National Alliance on Mental Illness
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Urge your U.S. Representative to Support Bill to Reduce Criminalization of People with Mental Illness

In 2003, the U.S. Senate enacted the "Mentally Ill Offender and Crime Reduction Act of 2003" (S. 1994), a bill that authorizes $100 million in federal grants that states or local communities can use for a variety of purposes including:

  • Creating jail diversion programs;
  • Providing treatment to adults with serious mental illness and juveniles with serious emotional disturbance who are incarcerated;
  • Funding cross-training of criminal justice, law enforcement, court and mental health personnel; or
  • Providing mental health services to individuals with serious mental illnesses upon reentry into the community.

This year, a virtually identical bill – HR 2387 - is before the House of Representatives. Sponsored by Rep. Ted Strickland (D. Ohio), HR 2387 has been referred to the House Committee on the Judiciary, Subcommittee on Crime, Terrorism and Homeland Security.  In addition to Congressman Strickland, the bill now has two co-sponsors, Rep. Spencer Bachus (R-AL) and Rep. William Delahunt (D-MA).

Action Needed: 

Advocacy at this time should be focused on finding more co-sponsors, particularly Republicans who serve on the Subcommittee on Crime or the full Judiciary Committee.

The Subcommittee on Crime, Terrorism and Homeland Security includes the following members:

Howard Coble (R-NC), Chairman                                        Robert C. Scott (D-VA), Ranking Member

Tom C. Feeney (R-FL)                                                         Adam Schiff (D-CA)

Robert W. Goodlatte (R-VA)                                               Sheila Jackson Lee (D-TX)

Steve Chabot (R-Ohio)                                                       Maxine Walters (D-CA)

Mark Green (R-WI)                                                             Martin T. Meehan (D-MA)

Ric Keller (R-FL)

Mike Pence (R-IN)

J. Randy Forbes (R-VA)

Members of the full Judiciary Committee (in addition to the above) include:

Jim Sensenbrenner, Jr. (R-WI), Chair                                 John Conyers (D-MI), Ranking Member

Henry J. Hyde (R-IL)                                                           Howard L. Berman (D-CA)

Lamar Smith (R-TX)                                                            Rick Boucher (D-VA)

Elton Gallegly (R-CA)                                                          Jerrold Nadler (D-NY)

William L. Jenkins (R-TN)                                                    Melvin L. Watt (D-NC)

Chris Cannon (R-UT)                                                          Zoe Lofgren (D-CA)

Spencer Bachus (R-AL)                                                      William D. Delahunt (D-MA)

John N. Hostettler (R-IN)                                                    Robert Wexler (D-FL)

Melissa Hart (R-PA)                                                            Tammy Baldwin (D-WI)

Jeff Flake (R-AZ)                                                                 Anthony D. Weiner (D-NY)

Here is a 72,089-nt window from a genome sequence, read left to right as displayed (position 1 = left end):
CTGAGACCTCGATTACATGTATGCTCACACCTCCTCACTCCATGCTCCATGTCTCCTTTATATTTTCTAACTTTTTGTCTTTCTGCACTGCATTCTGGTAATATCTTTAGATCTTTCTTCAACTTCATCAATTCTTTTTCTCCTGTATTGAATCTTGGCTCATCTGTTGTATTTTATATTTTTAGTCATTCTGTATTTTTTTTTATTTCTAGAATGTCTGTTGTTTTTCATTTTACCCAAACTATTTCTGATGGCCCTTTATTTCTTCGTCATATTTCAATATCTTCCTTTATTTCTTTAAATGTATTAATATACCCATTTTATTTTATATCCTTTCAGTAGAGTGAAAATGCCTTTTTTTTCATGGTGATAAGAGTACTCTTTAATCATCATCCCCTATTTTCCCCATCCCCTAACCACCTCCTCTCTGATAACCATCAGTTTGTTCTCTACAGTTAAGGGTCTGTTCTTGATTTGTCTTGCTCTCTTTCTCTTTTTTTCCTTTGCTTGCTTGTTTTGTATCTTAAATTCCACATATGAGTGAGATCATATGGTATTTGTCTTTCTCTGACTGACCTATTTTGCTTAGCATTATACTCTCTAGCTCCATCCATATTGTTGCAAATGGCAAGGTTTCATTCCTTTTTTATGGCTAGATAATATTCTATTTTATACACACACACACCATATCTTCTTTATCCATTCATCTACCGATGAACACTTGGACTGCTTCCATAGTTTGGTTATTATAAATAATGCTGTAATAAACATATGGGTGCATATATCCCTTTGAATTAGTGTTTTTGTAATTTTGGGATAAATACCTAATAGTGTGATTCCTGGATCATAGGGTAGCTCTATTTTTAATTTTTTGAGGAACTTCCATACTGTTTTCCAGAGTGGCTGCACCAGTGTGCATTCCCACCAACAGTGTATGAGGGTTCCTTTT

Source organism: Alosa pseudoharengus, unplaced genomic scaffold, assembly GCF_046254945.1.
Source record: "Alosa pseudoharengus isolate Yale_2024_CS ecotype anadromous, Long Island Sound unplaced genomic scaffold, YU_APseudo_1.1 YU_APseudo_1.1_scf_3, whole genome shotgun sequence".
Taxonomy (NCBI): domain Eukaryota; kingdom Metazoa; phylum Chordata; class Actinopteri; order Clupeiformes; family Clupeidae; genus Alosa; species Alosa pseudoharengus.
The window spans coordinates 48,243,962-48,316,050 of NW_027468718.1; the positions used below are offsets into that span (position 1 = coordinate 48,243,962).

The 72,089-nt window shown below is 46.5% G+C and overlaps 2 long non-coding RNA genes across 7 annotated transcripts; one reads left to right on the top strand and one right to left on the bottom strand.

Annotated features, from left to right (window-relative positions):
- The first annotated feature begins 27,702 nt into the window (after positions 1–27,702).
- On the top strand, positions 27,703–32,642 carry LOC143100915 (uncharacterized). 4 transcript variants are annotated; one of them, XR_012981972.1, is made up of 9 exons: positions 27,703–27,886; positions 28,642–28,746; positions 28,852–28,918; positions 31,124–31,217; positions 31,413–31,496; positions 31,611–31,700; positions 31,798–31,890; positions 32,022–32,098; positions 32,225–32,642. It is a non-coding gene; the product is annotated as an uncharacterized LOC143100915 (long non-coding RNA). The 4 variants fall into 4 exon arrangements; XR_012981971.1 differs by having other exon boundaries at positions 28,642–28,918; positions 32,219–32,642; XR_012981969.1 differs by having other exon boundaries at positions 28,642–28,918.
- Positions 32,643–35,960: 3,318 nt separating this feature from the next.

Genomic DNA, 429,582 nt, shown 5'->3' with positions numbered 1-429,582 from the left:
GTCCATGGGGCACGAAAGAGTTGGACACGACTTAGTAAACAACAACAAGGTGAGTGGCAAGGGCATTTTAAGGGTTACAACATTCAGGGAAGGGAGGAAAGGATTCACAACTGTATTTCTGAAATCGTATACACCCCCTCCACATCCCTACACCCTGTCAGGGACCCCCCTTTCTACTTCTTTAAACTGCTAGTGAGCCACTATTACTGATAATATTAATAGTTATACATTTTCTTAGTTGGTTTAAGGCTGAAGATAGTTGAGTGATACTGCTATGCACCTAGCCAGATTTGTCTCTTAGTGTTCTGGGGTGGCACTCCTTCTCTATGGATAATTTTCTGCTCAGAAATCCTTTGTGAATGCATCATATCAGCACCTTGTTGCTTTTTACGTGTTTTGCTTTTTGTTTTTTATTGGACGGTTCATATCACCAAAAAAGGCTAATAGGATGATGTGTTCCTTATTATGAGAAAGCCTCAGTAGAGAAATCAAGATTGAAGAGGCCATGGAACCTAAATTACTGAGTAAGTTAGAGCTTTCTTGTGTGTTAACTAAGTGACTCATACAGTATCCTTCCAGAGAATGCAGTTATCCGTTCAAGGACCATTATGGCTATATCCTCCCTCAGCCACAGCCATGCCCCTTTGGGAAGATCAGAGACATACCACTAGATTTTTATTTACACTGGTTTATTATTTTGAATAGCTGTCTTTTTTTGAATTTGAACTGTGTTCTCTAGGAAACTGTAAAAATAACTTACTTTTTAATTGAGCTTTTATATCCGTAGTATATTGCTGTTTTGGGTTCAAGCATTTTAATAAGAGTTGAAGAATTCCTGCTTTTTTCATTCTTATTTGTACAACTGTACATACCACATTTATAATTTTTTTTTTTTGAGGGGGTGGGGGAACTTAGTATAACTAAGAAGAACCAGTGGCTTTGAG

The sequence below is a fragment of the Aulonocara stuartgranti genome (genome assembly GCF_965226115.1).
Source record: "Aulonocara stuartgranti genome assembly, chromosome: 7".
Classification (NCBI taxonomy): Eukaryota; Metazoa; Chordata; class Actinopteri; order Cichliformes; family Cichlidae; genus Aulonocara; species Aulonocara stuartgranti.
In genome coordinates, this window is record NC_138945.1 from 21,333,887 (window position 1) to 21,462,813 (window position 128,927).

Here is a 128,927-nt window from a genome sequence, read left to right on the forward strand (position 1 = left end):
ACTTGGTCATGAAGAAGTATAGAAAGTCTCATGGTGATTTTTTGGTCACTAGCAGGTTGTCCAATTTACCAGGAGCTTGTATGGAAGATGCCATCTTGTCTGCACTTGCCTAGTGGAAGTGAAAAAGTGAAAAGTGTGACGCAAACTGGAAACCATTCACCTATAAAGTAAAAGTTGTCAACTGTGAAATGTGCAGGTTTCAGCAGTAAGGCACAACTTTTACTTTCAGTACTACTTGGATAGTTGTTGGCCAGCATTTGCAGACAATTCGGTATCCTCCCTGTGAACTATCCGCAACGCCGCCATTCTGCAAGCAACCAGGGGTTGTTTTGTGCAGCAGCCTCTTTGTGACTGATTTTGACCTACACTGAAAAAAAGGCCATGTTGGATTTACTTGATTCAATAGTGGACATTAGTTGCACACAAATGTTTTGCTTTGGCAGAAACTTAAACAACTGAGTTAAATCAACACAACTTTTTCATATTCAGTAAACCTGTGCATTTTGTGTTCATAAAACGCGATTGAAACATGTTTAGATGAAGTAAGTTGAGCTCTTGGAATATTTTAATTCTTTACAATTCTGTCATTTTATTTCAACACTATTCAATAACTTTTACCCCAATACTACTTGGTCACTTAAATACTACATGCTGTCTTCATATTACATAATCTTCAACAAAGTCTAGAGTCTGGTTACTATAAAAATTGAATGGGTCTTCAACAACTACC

Steve King (R-IA)                                                               Linda Sanchez (D-CA)

John R. Carter (R-TX)

Marsha W. Blackburn (R-TN)

Talking Points:

  • Most youth and adults with mental illnesses in U.S. jails have committed minor offenses that are a direct consequence of lack of treatment and services.  More than 16% of adults incarcerated in U.S. jails and prisons have a mental illness, and approximately 20 % of youth in juvenile justice systems have serious mental illnesses.  A significant number of these individuals have co-occurring mental illnesses and substance abuse disorders.
  • Treatment is the best way to reduce crimes and recidivism among individuals with mental illnesses.  Studies clearly demonstrate that the provision of treatment, rehabilitation, and support services have proven effectiveness in preventing additional criminal justice involvement and reducing recidivism among low-level offenders with mental illnesses or co-occurring mental illnesses and substance abuse disorders.
  • Targeting resources for jail diversion, mental health/substance abuse treatment, and community reentry services makes good economic sense.  In communities where these services are in place, law enforcement and criminal justice systems are freed up to focus on preventing and fighting crime rather than serving as front line responders to people with mental illnesses in crisis.
  • Many communities have already established partnerships among key stakeholders necessary to successfully implement programs to reduce involvement of people with mental illnesses in criminal justice systems.  These communities are prepared to effectively utilize resources available through this program in ways that will benefit the entire community as well as the individuals served.  Collaborations between law enforcement, criminal justice, courts, mental health, substance abuse, consumers and family members have been shown to be most effective in planning and implementing effective services for individuals with mental illnesses who come into contact with juvenile or adult justice systems.

For a copy of the bill, or other information about HR 2387, go to then enter HR 2387 under "bill number."

Questions about this information should be directed to Ron Honberg,, or Andrew Sperling,